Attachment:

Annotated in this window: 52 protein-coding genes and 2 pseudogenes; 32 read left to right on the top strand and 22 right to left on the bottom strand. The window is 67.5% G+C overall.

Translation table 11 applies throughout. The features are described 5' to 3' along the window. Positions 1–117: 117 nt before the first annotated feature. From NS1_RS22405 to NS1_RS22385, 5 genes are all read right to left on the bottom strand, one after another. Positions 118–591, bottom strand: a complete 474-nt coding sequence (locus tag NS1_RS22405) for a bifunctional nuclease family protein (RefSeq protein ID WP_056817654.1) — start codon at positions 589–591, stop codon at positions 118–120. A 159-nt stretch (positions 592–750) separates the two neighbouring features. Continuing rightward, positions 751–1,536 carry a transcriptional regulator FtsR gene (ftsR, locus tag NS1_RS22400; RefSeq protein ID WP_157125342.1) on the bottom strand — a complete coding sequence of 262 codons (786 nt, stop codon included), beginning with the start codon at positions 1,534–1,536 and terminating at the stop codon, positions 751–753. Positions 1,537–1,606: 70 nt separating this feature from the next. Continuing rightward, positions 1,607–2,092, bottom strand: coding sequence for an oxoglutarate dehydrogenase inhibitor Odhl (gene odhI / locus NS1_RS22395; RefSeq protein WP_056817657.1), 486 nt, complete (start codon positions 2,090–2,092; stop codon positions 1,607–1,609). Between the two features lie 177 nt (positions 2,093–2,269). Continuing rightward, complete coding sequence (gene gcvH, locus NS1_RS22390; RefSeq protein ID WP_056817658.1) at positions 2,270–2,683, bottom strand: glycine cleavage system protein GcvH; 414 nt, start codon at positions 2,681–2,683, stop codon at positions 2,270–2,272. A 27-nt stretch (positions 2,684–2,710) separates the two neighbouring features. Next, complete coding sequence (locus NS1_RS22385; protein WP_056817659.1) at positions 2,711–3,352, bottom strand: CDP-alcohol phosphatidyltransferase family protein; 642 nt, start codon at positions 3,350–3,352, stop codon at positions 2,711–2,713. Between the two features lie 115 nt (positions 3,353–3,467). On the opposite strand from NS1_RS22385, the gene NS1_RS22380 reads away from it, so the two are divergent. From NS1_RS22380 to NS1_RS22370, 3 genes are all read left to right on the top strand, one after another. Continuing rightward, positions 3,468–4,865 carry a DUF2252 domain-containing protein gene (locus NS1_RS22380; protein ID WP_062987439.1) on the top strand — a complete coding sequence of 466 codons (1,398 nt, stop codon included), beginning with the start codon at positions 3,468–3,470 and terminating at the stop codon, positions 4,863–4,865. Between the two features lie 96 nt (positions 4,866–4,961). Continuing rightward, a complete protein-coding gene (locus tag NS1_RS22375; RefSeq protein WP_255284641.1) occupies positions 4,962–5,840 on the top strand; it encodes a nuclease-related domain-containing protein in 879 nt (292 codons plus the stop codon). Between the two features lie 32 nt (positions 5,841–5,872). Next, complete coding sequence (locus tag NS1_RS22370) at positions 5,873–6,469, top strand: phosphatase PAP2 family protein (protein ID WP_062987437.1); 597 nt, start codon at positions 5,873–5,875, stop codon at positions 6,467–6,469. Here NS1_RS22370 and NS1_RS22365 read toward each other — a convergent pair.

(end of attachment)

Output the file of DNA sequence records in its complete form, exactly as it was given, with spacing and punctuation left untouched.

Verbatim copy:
Annotated in this window: 52 protein-coding genes and 2 pseudogenes; 32 read left to right on the top strand and 22 right to left on the bottom strand. The window is 67.5% G+C overall.

Translation table 11 applies throughout. The features are described 5' to 3' along the window. Positions 1–117: 117 nt before the first annotated feature. From NS1_RS22405 to NS1_RS22385, 5 genes are all read right to left on the bottom strand, one after another. Positions 118–591, bottom strand: a complete 474-nt coding sequence (locus tag NS1_RS22405) for a bifunctional nuclease family protein (RefSeq protein ID WP_056817654.1) — start codon at positions 589–591, stop codon at positions 118–120. A 159-nt stretch (positions 592–750) separates the two neighbouring features. Continuing rightward, positions 751–1,536 carry a transcriptional regulator FtsR gene (ftsR, locus tag NS1_RS22400; RefSeq protein ID WP_157125342.1) on the bottom strand — a complete coding sequence of 262 codons (786 nt, stop codon included), beginning with the start codon at positions 1,534–1,536 and terminating at the stop codon, positions 751–753. Positions 1,537–1,606: 70 nt separating this feature from the next. Continuing rightward, positions 1,607–2,092, bottom strand: coding sequence for an oxoglutarate dehydrogenase inhibitor Odhl (gene odhI / locus NS1_RS22395; RefSeq protein WP_056817657.1), 486 nt, complete (start codon positions 2,090–2,092; stop codon positions 1,607–1,609). Between the two features lie 177 nt (positions 2,093–2,269). Continuing rightward, complete coding sequence (gene gcvH, locus NS1_RS22390; RefSeq protein ID WP_056817658.1) at positions 2,270–2,683, bottom strand: glycine cleavage system protein GcvH; 414 nt, start codon at positions 2,681–2,683, stop codon at positions 2,270–2,272. A 27-nt stretch (positions 2,684–2,710) separates the two neighbouring features. Next, complete coding sequence (locus NS1_RS22385; protein WP_056817659.1) at positions 2,711–3,352, bottom strand: CDP-alcohol phosphatidyltransferase family protein; 642 nt, start codon at positions 3,350–3,352, stop codon at positions 2,711–2,713. Between the two features lie 115 nt (positions 3,353–3,467). On the opposite strand from NS1_RS22385, the gene NS1_RS22380 reads away from it, so the two are divergent. From NS1_RS22380 to NS1_RS22370, 3 genes are all read left to right on the top strand, one after another. Continuing rightward, positions 3,468–4,865 carry a DUF2252 domain-containing protein gene (locus NS1_RS22380; protein ID WP_062987439.1) on the top strand — a complete coding sequence of 466 codons (1,398 nt, stop codon included), beginning with the start codon at positions 3,468–3,470 and terminating at the stop codon, positions 4,863–4,865. Between the two features lie 96 nt (positions 4,866–4,961). Continuing rightward, a complete protein-coding gene (locus tag NS1_RS22375; RefSeq protein WP_255284641.1) occupies positions 4,962–5,840 on the top strand; it encodes a nuclease-related domain-containing protein in 879 nt (292 codons plus the stop codon). Between the two features lie 32 nt (positions 5,841–5,872). Next, complete coding sequence (locus tag NS1_RS22370) at positions 5,873–6,469, top strand: phosphatase PAP2 family protein (protein ID WP_062987437.1); 597 nt, start codon at positions 5,873–5,875, stop codon at positions 6,467–6,469. Here NS1_RS22370 and NS1_RS22365 read toward each other — a convergent pair.